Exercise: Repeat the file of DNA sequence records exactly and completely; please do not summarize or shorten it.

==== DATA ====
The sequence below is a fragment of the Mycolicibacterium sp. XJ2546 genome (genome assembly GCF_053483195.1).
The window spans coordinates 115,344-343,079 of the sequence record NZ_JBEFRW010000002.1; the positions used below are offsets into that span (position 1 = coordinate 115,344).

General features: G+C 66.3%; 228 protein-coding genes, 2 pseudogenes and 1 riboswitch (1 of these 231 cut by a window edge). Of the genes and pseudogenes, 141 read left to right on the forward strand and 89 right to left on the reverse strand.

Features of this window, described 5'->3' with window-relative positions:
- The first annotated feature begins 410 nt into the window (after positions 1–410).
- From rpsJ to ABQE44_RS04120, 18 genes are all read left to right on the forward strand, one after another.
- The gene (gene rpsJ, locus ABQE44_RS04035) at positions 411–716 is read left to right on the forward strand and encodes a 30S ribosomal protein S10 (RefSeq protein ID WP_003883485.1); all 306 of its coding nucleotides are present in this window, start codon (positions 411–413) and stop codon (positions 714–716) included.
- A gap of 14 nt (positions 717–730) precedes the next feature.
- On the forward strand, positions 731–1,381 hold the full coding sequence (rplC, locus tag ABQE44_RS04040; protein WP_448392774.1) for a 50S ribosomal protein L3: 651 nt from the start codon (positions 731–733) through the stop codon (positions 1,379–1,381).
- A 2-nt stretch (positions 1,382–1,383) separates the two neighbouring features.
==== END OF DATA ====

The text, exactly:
The sequence below is a fragment of the Mycolicibacterium sp. XJ2546 genome (genome assembly GCF_053483195.1).
The window spans coordinates 115,344-343,079 of the sequence record NZ_JBEFRW010000002.1; the positions used below are offsets into that span (position 1 = coordinate 115,344).

General features: G+C 66.3%; 228 protein-coding genes, 2 pseudogenes and 1 riboswitch (1 of these 231 cut by a window edge). Of the genes and pseudogenes, 141 read left to right on the forward strand and 89 right to left on the reverse strand.

Features of this window, described 5'->3' with window-relative positions:
- The first annotated feature begins 410 nt into the window (after positions 1–410).
- From rpsJ to ABQE44_RS04120, 18 genes are all read left to right on the forward strand, one after another.
- The gene (gene rpsJ, locus ABQE44_RS04035) at positions 411–716 is read left to right on the forward strand and encodes a 30S ribosomal protein S10 (RefSeq protein ID WP_003883485.1); all 306 of its coding nucleotides are present in this window, start codon (positions 411–413) and stop codon (positions 714–716) included.
- A gap of 14 nt (positions 717–730) precedes the next feature.
- On the forward strand, positions 731–1,381 hold the full coding sequence (rplC, locus tag ABQE44_RS04040; protein WP_448392774.1) for a 50S ribosomal protein L3: 651 nt from the start codon (positions 731–733) through the stop codon (positions 1,379–1,381).
- A 2-nt stretch (positions 1,382–1,383) separates the two neighbouring features.